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This article was published 13/11/2019 (323 days ago), so information in it may no longer be current.
Planners at the City of Winnipeg are currently in the process of writing a residential infill strategy to guide new development in the city’s older neighbourhoods.
The task is challenging. People love their neighbourhoods and have a natural resistance to seeing them change. It’s difficult to use statistics to debate emotional attachment — mathematics rarely wins over the heart — but the hard numbers outline why planning policy has for many years promoted higher density infill growth, despite its unpopularity with residents.
Winnipeg has more old homes than any other city in Canada. Almost one in 10 houses in Winnipeg are older than 100 years, 10 times more than Calgary and Edmonton, twice as much as far older cities such as Montreal and Halifax. The mathematics suggests that change is inevitable for Winnipeg’s mature neighbourhoods.
As part of its public consultation, the city recently released a jaw-dropping graphic that clearly explains why increasing density is considered a priority, as this change occurs. The graphic compares the built-up area of Winnipeg in the 1970s and today. In that time, the footprint of the city increased by 96 per cent, almost doubling, while the population increased by only 37 per cent. The conclusion was that the city is currently growing three times faster in area than it is in population.
Most people would say: "So what? We like our space." But the economic repercussions are important to understand. Compared to 45 years ago, each individual Winnipegger is today responsible for the cost of maintaining almost 50 per cent more land area, and its corresponding services and infrastructure.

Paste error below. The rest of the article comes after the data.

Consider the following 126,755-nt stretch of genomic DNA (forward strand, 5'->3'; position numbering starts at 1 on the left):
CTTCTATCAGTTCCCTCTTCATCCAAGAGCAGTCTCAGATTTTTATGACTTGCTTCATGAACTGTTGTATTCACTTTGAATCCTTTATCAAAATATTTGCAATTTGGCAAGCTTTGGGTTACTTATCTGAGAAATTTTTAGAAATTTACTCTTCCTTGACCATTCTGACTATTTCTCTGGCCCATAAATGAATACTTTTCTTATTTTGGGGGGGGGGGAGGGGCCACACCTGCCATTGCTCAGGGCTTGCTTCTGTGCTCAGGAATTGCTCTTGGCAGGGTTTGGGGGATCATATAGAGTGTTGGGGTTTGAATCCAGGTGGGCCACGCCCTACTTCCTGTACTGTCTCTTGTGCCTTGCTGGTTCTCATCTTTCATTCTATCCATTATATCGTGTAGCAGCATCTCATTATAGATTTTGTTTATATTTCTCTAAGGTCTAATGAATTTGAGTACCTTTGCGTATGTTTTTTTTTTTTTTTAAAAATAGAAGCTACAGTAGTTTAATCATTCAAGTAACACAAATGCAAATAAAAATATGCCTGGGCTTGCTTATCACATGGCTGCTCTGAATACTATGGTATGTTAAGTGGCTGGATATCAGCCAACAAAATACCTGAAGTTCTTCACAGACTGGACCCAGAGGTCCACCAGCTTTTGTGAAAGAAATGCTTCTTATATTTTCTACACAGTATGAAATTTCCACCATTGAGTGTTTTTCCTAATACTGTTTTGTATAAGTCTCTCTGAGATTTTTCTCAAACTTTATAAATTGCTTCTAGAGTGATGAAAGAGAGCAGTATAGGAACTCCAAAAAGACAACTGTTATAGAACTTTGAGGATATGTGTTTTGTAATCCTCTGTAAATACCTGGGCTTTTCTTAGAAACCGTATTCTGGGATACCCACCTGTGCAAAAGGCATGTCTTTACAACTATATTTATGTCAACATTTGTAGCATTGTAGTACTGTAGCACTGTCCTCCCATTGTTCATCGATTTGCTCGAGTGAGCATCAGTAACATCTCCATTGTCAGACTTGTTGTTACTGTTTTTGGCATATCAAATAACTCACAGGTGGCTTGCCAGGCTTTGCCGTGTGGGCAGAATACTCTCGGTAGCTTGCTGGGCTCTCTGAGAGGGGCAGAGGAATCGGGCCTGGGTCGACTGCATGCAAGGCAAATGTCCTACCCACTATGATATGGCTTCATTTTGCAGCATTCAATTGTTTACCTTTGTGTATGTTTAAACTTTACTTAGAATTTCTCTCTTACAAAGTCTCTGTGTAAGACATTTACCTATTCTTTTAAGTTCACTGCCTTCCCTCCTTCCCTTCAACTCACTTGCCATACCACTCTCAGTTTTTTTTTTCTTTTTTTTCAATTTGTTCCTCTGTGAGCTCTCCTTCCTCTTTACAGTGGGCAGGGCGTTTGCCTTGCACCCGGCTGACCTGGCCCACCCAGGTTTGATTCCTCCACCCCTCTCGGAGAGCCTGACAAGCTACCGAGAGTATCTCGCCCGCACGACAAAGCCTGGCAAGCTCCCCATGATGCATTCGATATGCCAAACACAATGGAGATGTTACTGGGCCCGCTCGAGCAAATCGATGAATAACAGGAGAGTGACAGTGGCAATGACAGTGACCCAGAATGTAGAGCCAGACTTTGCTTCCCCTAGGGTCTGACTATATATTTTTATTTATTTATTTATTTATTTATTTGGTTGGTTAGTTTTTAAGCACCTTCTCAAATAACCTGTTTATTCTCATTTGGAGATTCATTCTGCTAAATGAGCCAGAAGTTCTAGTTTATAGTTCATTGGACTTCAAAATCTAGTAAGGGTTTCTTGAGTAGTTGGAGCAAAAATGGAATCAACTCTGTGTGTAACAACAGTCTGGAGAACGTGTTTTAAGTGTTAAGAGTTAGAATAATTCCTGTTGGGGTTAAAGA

To put it simply, lower density means our tax dollars are stretched much further today than they once were. This is a fundamental contributor to rising taxes, declining public services and crumbling roads and infrastructure. When the area of snow that needs to be cleared from the roads doubles, but there is only about one-third more people to pay for it, the results are predictable.
This situation is only getting worse. With 91 per cent of all new residential development in Winnipeg’s metropolitan area occurring in distant suburbs, population density continues to decline every year. Older neighbourhoods have also become less dense, with most having 20 to 30 per cent fewer people living in them today than in the 1970s. Almost 90,000 fewer people live in all mature neighbourhoods combined, due in large part to changing household demographics.
This decline means that existing infrastructure such as roads, sewers, schools, parks, pools, arenas and libraries, is serving a much smaller population than it was built for, while at the same time, taxpayers incur the cost of new infrastructure required to support growing outer neighbourhoods.